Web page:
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Convention (IV) relative to the Protection of Civilian Persons in Time of War. Geneva, 12 August 1949.
Art. 144. Part IV : Execution of the convention #Section I : General provisions
. -- DISSEMINATION OF THE CONVENTION
In signing the first Article
of the Convention, the Powers undertook to respect and ensure respect for it in all circumstances. Now if legal provisions are to be properly applied a thorough knowledge of them is necessary. It was important, therefore, that the Contracting Parties should undertake to disseminate the text of the Convention as widely as possible in their respective countries. That is the aim [p.581] of this Article, which is worded in almost identical terms in all four Conventions.
The duty incumbent upon States by virtue of Article 144 is general and absolute in character. It must be carried out in peacetime and wartime alike. It is made clear by the mention of measures on which the Convention puts particular emphasis: military and civil instruction.
In the first place, the Convention must be known by those who will have to apply it, who may have to render an account of their shortcomings before the courts and who, in some cases, are likely to become beneficiaries. The study of the Conventions must therefore be included in the syllabuses of military instruction, the teaching being adapted to the rank of those addressed. Article 144 mentions explicitly categories of persons for whom it is particularly necessary to receive instruction: any civilian, military, police or other authorities who in time of war assume responsibilities in respect of protected persons, must have a thorough knowledge of the Conventions.
In case of mobilization, the essential points must be gone through again so that they are fresh in the minds of those concerned (1).
The Convention must also be widely disseminated among the population so that its principles are known to all those who may benefit from it. It is possible to go even further and to say that men must be trained from childhood in the great principles of humanity and civilization, so that those principles take deep root in their conscience.
Provision has therefore been made for the inclusion of the study of the Convention in syllabuses of civil instruction.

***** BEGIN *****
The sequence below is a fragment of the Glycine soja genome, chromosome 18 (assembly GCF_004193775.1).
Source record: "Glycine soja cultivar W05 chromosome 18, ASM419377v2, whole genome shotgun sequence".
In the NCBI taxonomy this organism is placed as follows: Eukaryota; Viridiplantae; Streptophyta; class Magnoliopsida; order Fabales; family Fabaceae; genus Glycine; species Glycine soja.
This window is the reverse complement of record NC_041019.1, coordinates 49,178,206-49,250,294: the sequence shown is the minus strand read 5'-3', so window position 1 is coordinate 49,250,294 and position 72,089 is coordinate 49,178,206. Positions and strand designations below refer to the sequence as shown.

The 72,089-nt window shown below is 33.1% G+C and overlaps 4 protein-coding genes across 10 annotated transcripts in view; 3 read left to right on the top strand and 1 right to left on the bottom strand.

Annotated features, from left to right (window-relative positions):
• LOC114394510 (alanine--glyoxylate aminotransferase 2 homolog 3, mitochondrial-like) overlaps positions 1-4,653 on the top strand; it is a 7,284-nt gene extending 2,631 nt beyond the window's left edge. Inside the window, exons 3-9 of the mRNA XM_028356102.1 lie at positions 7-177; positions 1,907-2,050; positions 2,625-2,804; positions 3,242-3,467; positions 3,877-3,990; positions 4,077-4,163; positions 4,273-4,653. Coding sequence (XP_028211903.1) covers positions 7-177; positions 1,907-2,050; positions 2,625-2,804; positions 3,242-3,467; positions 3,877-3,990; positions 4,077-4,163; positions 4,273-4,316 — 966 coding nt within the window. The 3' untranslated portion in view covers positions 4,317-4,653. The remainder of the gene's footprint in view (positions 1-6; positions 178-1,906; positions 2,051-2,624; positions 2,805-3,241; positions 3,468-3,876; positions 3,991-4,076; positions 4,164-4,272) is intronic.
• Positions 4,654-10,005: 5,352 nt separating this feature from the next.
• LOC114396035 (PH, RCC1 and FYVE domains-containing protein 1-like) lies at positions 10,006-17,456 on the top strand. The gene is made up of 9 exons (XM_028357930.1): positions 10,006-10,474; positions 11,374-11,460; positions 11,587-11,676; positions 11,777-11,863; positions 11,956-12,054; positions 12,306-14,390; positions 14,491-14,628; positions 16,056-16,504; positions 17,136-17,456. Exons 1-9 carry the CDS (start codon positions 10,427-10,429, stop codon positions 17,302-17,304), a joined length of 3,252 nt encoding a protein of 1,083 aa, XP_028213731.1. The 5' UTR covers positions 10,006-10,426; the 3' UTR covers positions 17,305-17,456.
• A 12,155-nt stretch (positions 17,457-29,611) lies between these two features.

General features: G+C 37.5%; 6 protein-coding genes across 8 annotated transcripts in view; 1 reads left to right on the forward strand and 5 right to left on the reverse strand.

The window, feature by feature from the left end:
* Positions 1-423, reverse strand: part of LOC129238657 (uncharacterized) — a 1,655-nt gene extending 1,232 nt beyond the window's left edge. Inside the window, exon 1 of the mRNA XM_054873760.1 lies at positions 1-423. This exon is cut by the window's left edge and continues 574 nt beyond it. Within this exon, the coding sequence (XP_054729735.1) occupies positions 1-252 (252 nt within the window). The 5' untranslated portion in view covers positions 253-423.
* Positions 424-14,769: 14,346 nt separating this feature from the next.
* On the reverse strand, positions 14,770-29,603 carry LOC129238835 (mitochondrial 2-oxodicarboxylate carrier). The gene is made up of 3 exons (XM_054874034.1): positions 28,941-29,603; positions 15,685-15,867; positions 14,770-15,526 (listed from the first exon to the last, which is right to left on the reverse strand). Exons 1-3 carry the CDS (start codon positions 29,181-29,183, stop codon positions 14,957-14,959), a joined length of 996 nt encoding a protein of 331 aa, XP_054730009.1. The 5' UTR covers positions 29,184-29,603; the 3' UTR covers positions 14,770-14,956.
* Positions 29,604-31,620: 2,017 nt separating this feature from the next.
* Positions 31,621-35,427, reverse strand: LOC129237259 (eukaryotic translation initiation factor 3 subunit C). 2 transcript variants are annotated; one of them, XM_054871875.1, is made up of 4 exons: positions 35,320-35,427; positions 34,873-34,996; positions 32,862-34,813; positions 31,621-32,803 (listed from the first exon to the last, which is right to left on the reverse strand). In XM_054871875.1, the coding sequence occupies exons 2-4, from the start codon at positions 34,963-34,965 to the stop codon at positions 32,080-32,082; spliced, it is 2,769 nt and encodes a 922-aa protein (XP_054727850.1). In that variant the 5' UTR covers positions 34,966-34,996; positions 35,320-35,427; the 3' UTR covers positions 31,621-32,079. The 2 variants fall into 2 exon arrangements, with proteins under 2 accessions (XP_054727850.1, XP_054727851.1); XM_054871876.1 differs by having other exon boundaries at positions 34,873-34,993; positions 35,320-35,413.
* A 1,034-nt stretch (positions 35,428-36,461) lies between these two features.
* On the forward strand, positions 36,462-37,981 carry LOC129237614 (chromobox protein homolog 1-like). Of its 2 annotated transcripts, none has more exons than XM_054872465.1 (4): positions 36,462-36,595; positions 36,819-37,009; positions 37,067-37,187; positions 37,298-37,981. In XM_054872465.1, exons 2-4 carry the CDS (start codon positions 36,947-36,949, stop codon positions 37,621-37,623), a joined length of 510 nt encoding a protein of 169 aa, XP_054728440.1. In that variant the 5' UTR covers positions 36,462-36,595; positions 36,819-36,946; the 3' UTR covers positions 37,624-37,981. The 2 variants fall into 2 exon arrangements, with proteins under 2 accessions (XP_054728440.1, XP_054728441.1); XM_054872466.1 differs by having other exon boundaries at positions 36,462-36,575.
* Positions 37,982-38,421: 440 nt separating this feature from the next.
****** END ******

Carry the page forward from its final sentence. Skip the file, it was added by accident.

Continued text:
This requirement is preceded, however, by the words "if possible". It is not that the 1949 Diplomatic Conference thought it any the less imperative to instruct civilians than to teach the military. The only reason for the addition is that in certain countries with a federal structure public education is the responsibility of the provinces and not the central authorities. Some delegations, therefore, having a scrupulous regard for constitutional niceties which may be thought unfounded, considered that they must deal tenderly with provincial liberties (2).
Finally, the whole population should have a real knowledge of the Convention and themselves be inspired with the sentiments which [p.582] inspire it. No effort should be neglected to achieve this supremely important aim. The governments, which can easily make the practical efforts required will be anxious, no doubt, to fullfil this duty.
A wide dissemination of the Geneva Conventions means not only that it would be easier to apply them in wartime but also that the principles of humanity will be disseminated and thus contribute towards the development of a pacific spirit among the peoples.
It is here that the Red Cross as a whole and each of its national and international components have an important part to play in helping the public authorities to ensure ever wider dissemination among the peoples of the principles it has championed since 1863 and whose sacred character it has persuaded the governments of the whole world to recognize. The Red Cross has a tremendous rôle to play in this dissemination.
The provisions of the second paragraph echo Article 99
among others, which states that the officer in charge of a place of internment must have in his possession a copy of the Convention and that the text of the Convention must be posted inside the place of internment. Every place of any size should be given a text of the Convention, which may be of great importance if the territory is occupied.
Notes: (1) [(1) p.581] In 1951 the International Committee of the Red
Cross issued for the use of military personnel and the
public a summary of the Conventions of Geneva of 1949, in
the shape of a booklet in French, English and Spanish;
(2) [(2) p.581] See ' Final Record of the Diplomatic
Conference of Geneva of 1949, ' Vol. II-B, pp. 70 and 112;